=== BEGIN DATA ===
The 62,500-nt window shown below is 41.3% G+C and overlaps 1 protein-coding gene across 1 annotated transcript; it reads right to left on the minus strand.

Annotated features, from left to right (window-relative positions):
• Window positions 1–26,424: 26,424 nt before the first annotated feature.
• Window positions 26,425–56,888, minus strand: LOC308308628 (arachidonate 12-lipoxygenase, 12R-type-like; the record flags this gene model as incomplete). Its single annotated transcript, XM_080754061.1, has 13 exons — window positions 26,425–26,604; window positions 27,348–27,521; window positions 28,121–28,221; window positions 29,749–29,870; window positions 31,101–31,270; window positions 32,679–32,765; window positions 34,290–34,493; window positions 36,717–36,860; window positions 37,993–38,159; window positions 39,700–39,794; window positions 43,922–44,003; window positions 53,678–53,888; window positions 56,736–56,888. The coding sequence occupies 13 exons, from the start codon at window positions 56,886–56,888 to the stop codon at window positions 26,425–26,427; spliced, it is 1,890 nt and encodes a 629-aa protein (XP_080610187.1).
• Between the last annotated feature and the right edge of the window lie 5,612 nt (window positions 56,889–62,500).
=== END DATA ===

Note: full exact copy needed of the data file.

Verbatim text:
The 62,500-nt window shown below is 41.3% G+C and overlaps 1 protein-coding gene across 1 annotated transcript; it reads right to left on the minus strand.

Annotated features, from left to right (window-relative positions):
• Window positions 1–26,424: 26,424 nt before the first annotated feature.
• Window positions 26,425–56,888, minus strand: LOC308308628 (arachidonate 12-lipoxygenase, 12R-type-like; the record flags this gene model as incomplete). Its single annotated transcript, XM_080754061.1, has 13 exons — window positions 26,425–26,604; window positions 27,348–27,521; window positions 28,121–28,221; window positions 29,749–29,870; window positions 31,101–31,270; window positions 32,679–32,765; window positions 34,290–34,493; window positions 36,717–36,860; window positions 37,993–38,159; window positions 39,700–39,794; window positions 43,922–44,003; window positions 53,678–53,888; window positions 56,736–56,888. The coding sequence occupies 13 exons, from the start codon at window positions 56,886–56,888 to the stop codon at window positions 26,425–26,427; spliced, it is 1,890 nt and encodes a 629-aa protein (XP_080610187.1).
• Between the last annotated feature and the right edge of the window lie 5,612 nt (window positions 56,889–62,500).